Then  just happened read this great post over at one of my favourite blogs at the moment Young House Love and I was inspired to learn more about styling your bookcase.  Did you even know there was such a thing?  Sounds crazy, right?  Well, after reading that I began to do some research and apparently it’s a real thing. People do it.  On purpose.

Then, I thought – perhaps I should give it a go?  This is what my living room bookcase looks like now:

I really like the stacks of books in the middle of the shelf with the artifact on top and the ones that are half vertical/half horizontal.  You’ll notice that there are no photos in two of the frames.  I’ve just put them there as placeholders.  I totally love those frames two frames but I haven’t found a photo or a particular quote that I’d like to have in each of them yet.  It’s a work in progress, but you get the idea.

And this is my TV unit:

I really like the ‘red’ bookshelf at the top (with the white candle holder/vase) and the square frame at the bottom.  I’d love to replace those coloured boxes on the thin shelf with a matching pair at some point.  As my desk doubles as my dining table, it is handy that my printer fits in there too.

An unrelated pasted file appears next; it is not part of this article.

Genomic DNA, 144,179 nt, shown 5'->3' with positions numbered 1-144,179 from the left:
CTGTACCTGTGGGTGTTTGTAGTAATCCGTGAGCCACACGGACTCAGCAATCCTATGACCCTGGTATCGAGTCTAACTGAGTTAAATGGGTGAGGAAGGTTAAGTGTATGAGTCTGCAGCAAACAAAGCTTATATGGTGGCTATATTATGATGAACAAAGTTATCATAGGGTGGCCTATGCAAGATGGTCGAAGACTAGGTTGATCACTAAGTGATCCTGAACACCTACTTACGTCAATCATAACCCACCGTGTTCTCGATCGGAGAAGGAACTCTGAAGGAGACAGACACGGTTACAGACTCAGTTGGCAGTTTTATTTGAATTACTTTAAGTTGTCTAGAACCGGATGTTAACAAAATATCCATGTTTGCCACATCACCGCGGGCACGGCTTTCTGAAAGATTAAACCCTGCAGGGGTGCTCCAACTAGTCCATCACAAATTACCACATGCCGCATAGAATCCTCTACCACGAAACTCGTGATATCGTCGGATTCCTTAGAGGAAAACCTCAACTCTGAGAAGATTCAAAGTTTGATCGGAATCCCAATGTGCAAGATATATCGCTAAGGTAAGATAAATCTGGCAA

If you’d like to try a bit of bookcase styling yourself, I’d suggest:

1. Read the following blog posts to learn more about it first –

Young House Love

Houzz

Apartment Therapy

Better Homes and Gardens

2. Take a ‘Before’ photo.  (I totally regret missing this step!)

3. Take everything off your bookcase and give it a good dust.

4. Go around your house and collect some ‘artifacts’.  You know – knick knacks, dust collectors, ornaments, vases, photos or quotes in frames – that sort of thing.  I don’t own many of these at all, so it is something that I am aiming to get some more of in the future. I don’t want to just accumulate things for the sake of having them, but next time I’m on holiday it is something that I’ll be keeping an eye out for, those little treasures with a story to bring home.

5.   Now rearrange the books and artifacts on your bookcase to give a bit more space.  Before you start putting books on, I’d suggest you take a look at the Art of Doing Stuff as apparently there are 7 different ways to stack books.  (Yeah, I know – who thinks up these things!)  With my Expedit bookcase in the living room (which is four squares by four squares) I decided that two squares in each row should be full and two should be ‘styled’ with other things in them as well as books.